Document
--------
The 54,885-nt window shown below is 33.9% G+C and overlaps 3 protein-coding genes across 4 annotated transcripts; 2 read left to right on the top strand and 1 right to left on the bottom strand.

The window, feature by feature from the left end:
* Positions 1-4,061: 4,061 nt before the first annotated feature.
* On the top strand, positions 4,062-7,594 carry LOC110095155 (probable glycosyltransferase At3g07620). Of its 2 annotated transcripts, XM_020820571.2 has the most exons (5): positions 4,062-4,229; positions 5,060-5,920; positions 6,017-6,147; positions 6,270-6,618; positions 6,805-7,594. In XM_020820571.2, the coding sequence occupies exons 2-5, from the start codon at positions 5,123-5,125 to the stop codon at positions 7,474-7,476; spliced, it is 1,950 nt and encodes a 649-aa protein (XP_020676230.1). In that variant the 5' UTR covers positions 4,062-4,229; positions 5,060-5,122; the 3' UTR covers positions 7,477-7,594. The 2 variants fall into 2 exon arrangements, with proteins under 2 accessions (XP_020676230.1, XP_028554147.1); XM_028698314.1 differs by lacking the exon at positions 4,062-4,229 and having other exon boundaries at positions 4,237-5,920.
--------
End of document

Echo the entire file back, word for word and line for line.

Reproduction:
The 54,885-nt window shown below is 33.9% G+C and overlaps 3 protein-coding genes across 4 annotated transcripts; 2 read left to right on the top strand and 1 right to left on the bottom strand.

The window, feature by feature from the left end:
* Positions 1-4,061: 4,061 nt before the first annotated feature.
* On the top strand, positions 4,062-7,594 carry LOC110095155 (probable glycosyltransferase At3g07620). Of its 2 annotated transcripts, XM_020820571.2 has the most exons (5): positions 4,062-4,229; positions 5,060-5,920; positions 6,017-6,147; positions 6,270-6,618; positions 6,805-7,594. In XM_020820571.2, the coding sequence occupies exons 2-5, from the start codon at positions 5,123-5,125 to the stop codon at positions 7,474-7,476; spliced, it is 1,950 nt and encodes a 649-aa protein (XP_020676230.1). In that variant the 5' UTR covers positions 4,062-4,229; positions 5,060-5,122; the 3' UTR covers positions 7,477-7,594. The 2 variants fall into 2 exon arrangements, with proteins under 2 accessions (XP_020676230.1, XP_028554147.1); XM_028698314.1 differs by lacking the exon at positions 4,062-4,229 and having other exon boundaries at positions 4,237-5,920.